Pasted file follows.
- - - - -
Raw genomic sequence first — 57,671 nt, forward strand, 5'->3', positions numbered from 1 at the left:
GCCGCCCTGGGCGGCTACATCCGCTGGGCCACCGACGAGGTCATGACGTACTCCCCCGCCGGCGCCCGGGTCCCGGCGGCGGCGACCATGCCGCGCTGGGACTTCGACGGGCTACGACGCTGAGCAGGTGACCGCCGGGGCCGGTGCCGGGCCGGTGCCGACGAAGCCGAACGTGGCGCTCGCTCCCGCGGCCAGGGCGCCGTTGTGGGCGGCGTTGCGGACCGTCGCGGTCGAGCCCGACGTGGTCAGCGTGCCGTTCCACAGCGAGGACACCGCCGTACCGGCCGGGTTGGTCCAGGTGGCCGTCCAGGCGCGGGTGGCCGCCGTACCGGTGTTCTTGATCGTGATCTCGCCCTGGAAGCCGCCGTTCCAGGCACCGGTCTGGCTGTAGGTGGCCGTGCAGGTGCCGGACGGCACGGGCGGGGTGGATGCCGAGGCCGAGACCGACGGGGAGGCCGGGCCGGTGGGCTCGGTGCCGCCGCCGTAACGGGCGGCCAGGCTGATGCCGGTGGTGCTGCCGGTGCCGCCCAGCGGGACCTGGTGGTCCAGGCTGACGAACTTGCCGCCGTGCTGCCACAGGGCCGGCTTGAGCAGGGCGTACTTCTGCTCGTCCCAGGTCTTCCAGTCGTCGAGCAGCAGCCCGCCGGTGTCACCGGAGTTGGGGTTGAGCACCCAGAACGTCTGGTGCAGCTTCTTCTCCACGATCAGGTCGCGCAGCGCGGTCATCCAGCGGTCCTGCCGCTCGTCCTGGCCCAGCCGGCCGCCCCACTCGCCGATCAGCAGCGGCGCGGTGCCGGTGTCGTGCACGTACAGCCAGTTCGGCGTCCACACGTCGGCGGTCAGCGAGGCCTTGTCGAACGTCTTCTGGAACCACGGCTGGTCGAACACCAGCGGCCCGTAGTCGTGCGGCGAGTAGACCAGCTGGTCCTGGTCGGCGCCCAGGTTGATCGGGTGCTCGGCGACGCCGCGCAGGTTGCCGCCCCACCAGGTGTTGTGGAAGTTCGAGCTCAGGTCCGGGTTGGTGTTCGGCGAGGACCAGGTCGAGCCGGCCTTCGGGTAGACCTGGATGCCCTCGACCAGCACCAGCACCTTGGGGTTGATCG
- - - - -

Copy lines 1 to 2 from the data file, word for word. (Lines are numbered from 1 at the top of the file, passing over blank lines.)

Raw genomic sequence first — 57,671 nt, forward strand, 5'->3', positions numbered from 1 at the left:
GCCGCCCTGGGCGGCTACATCCGCTGGGCCACCGACGAGGTCATGACGTACTCCCCCGCCGGCGCCCGGGTCCCGGCGGCGGCGACCATGCCGCGCTGGGACTTCGACGGGCTACGACGCTGAGCAGGTGACCGCCGGGGCCGGTGCCGGGCCGGTGCCGACGAAGCCGAACGTGGCGCTCGCTCCCGCGGCCAGGGCGCCGTTGTGGGCGGCGTTGCGGACCGTCGCGGTCGAGCCCGACGTGGTCAGCGTGCCGTTCCACAGCGAGGACACCGCCGTACCGGCCGGGTTGGTCCAGGTGGCCGTCCAGGCGCGGGTGGCCGCCGTACCGGTGTTCTTGATCGTGATCTCGCCCTGGAAGCCGCCGTTCCAGGCACCGGTCTGGCTGTAGGTGGCCGTGCAGGTGCCGGACGGCACGGGCGGGGTGGATGCCGAGGCCGAGACCGACGGGGAGGCCGGGCCGGTGGGCTCGGTGCCGCCGCCGTAACGGGCGGCCAGGCTGATGCCGGTGGTGCTGCCGGTGCCGCCCAGCGGGACCTGGTGGTCCAGGCTGACGAACTTGCCGCCGTGCTGCCACAGGGCCGGCTTGAGCAGGGCGTACTTCTGCTCGTCCCAGGTCTTCCAGTCGTCGAGCAGCAGCCCGCCGGTGTCACCGGAGTTGGGGTTGAGCACCCAGAACGTCTGGTGCAGCTTCTTCTCCACGATCAGGTCGCGCAGCGCGGTCATCCAGCGGTCCTGCCGCTCGTCCTGGCCCAGCCGGCCGCCCCACTCGCCGATCAGCAGCGGCGCGGTGCCGGTGTCGTGCACGTACAGCCAGTTCGGCGTCCACACGTCGGCGGTCAGCGAGGCCTTGTCGAACGTCTTCTGGAACCACGGCTGGTCGAACACCAGCGGCCCGTAGTCGTGCGGCGAGTAGACCAGCTGGTCCTGGTCGGCGCCCAGGTTGATCGGGTGCTCGGCGACGCCGCGCAGGTTGCCGCCCCACCAGGTGTTGTGGAAGTTCGAGCTCAGGTCCGGGTTGGTGTTCGGCGAGGACCAGGTCGAGCCGGCCTTCGGGTAGACCTGGATGCCCTCGACCAGCACCAGCACCTTGGGGTTGATCG